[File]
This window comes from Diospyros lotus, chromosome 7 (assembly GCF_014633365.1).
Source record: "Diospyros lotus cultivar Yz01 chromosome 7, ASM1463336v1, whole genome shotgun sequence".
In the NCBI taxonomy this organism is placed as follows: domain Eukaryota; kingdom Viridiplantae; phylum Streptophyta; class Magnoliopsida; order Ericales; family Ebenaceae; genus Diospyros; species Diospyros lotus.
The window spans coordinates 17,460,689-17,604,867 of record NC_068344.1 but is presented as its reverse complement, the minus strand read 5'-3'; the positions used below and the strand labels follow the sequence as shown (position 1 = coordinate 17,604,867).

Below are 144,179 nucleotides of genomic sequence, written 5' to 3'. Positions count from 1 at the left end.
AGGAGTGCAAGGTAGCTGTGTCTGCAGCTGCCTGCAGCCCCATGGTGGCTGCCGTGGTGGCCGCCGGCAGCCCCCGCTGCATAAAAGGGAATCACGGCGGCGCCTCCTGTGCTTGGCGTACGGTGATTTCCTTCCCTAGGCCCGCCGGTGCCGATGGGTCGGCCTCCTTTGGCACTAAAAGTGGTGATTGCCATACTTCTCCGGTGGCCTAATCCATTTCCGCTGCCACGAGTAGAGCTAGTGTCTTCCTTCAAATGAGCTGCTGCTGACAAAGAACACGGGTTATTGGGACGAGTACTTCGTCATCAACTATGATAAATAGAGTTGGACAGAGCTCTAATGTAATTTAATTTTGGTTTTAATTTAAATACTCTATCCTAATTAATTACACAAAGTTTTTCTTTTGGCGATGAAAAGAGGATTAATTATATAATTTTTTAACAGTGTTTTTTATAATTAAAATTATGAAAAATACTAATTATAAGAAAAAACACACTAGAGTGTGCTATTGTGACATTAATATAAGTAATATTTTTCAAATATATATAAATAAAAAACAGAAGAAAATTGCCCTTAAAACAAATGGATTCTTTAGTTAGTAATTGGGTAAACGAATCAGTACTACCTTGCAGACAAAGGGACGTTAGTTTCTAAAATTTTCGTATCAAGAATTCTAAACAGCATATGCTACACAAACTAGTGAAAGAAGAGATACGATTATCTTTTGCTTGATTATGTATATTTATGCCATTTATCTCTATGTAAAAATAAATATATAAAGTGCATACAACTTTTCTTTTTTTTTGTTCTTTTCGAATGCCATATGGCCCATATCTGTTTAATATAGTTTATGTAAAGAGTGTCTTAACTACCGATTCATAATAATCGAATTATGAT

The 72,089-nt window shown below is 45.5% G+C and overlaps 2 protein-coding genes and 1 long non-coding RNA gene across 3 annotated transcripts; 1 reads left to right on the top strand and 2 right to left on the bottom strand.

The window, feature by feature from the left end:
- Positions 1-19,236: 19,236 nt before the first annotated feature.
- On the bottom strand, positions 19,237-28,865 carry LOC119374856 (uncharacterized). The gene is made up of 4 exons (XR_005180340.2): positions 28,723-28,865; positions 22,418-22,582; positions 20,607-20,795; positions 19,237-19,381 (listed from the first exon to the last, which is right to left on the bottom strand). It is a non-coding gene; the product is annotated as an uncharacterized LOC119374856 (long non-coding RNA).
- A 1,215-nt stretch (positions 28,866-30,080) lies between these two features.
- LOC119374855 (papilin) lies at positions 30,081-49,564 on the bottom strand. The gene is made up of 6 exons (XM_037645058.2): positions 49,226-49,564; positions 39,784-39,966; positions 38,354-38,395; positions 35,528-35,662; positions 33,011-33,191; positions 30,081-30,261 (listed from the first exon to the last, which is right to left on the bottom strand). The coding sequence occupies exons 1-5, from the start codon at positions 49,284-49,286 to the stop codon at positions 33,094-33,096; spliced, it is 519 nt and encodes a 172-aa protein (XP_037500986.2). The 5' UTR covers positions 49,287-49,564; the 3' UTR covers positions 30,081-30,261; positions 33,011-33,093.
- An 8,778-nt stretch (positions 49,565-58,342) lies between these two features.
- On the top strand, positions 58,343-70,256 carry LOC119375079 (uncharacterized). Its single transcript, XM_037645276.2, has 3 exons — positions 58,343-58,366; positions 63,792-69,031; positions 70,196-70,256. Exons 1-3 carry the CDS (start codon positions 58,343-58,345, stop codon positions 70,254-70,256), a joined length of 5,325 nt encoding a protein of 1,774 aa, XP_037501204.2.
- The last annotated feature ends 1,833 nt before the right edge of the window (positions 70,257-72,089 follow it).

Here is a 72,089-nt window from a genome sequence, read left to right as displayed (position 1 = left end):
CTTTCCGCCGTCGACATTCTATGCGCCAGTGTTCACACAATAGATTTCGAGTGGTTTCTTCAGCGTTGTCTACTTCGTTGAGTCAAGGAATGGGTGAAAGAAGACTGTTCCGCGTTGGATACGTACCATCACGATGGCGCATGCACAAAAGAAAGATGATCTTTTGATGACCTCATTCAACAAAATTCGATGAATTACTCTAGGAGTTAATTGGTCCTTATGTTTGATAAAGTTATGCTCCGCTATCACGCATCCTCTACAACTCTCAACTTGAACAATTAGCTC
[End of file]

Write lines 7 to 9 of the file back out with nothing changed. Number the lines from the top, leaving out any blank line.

The 72,089-nt window shown below is 45.5% G+C and overlaps 2 protein-coding genes and 1 long non-coding RNA gene across 3 annotated transcripts; 1 reads left to right on the top strand and 2 right to left on the bottom strand.

The window, feature by feature from the left end:
- Positions 1-19,236: 19,236 nt before the first annotated feature.